Welcome to the August 2008 issue of "Smart Traveler". The newsletter with tips and information to help make your traveling smoother.


Be “In The Know” When The Wind Blows!

With the arrival of hurricane season, some of our clients are expressing concern about cruising during severe weather. We  want to provide you with most current information to help allay your concerns.

• Cruise Lines make the safety of its guests, crew and vessels their highest priority.

• Unlike other vacation settings, by virtue of being a completely mobile vacation, cruising allows passengers to continue their vacations by altering itineraries should Mother Nature intervene.

• Modern cruise ships feature technologically-advanced weather forecasting systems that enable them to reposition a ship well in advance of significant weather-related disturbances.

• In the event that ports of embarkation and debarkation are closed due to severe weather conditions, cruise lines can use a nearby alternative port. In these cases, cruise lines coordinate the logistics of loading food and supplies and getting passengers to and from the original port.

• Be mindful that cruise lines can change an itinerary in order to keep out of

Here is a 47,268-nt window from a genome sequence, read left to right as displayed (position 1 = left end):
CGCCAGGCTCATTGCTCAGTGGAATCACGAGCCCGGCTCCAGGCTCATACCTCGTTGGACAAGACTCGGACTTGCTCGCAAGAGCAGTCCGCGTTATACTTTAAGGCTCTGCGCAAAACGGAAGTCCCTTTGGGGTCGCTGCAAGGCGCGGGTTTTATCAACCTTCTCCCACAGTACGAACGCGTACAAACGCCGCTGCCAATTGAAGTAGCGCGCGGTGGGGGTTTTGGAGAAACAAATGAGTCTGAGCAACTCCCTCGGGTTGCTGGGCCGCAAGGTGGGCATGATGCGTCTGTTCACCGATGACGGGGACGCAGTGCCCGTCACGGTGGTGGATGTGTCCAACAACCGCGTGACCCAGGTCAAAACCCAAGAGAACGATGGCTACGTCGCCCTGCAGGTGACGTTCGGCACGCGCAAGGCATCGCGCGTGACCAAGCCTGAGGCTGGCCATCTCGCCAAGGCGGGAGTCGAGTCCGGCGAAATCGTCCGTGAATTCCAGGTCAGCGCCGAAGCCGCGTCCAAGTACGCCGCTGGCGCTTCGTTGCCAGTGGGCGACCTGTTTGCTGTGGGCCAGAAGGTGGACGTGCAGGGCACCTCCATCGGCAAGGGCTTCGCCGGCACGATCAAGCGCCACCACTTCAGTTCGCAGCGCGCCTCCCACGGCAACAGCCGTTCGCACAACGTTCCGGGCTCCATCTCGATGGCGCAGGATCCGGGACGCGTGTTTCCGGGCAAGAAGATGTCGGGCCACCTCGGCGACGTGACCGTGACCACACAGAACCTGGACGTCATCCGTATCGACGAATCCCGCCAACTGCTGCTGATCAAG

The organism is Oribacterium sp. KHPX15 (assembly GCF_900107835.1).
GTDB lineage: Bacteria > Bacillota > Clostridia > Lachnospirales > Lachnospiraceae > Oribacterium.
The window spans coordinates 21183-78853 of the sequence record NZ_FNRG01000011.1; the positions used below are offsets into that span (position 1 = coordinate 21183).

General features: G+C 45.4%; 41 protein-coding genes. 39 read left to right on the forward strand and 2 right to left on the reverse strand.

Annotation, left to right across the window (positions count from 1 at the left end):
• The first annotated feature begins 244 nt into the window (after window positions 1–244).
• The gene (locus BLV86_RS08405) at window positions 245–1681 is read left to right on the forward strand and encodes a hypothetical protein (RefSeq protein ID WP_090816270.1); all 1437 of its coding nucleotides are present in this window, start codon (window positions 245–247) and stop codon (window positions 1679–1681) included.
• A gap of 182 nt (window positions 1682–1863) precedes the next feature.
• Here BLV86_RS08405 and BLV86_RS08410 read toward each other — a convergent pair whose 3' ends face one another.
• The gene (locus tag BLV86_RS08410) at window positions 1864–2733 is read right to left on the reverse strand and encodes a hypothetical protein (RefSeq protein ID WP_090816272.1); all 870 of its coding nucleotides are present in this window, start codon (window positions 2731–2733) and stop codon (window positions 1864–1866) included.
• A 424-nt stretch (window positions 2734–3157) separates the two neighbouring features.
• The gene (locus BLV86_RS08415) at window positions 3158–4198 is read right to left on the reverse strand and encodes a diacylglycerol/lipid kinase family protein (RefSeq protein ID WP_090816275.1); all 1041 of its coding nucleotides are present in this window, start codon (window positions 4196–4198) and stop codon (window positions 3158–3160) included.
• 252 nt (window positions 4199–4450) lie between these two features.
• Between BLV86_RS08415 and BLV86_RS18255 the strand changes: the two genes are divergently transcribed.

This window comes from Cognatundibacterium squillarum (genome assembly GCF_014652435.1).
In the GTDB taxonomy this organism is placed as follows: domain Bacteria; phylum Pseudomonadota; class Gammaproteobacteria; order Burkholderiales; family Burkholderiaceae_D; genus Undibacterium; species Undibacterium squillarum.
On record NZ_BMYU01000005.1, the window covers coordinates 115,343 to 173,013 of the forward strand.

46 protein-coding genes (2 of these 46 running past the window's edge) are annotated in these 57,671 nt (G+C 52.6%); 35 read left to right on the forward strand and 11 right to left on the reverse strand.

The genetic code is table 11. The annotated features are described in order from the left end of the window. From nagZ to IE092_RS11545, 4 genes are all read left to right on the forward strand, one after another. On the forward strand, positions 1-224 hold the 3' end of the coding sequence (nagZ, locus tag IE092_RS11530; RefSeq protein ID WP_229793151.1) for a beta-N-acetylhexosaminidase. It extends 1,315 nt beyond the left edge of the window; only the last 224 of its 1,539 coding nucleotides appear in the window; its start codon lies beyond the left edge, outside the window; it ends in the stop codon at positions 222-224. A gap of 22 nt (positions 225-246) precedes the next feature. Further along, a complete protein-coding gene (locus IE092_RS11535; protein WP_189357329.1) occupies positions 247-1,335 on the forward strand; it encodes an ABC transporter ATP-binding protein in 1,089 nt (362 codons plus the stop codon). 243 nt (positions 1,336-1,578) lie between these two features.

harm’s way. Safety always remains the first priority. Travelers should monitor cruise line Web sites and contact their travel agent for modifications to itineraries prior to finalizing travel.

• The purchase of travel insurance, always an important element of any vacation, assumes additional significance in instances of severe weather.

        
New Pillow, Blanket Fees

In-flight napping will cost you. JetBlue announces a new $7 charge for pillows and blankets.

JetBlue Airways Corp. said Monday it is now charging customers for pillows and blankets.

The carrier has done away with the recycled blankets and pillows used on its flights and has started offering an "eco-friendly" travel blanket and pillow that can be purchased for $7 on flights longer than two hours. The pair come in a kit with a $5 coupon to home furnishings retailer Bed Bath & Beyond.

The carrier claims the pillow and blanket feature a fabric technology, developed by CleanBrands LLC, that blocks pesky critters like dust mites, mold spores, pollen and pet dander.

JetBlue already offers free "Snooze Kits" on overnight flights from the West that include an eyeshade and ear plugs.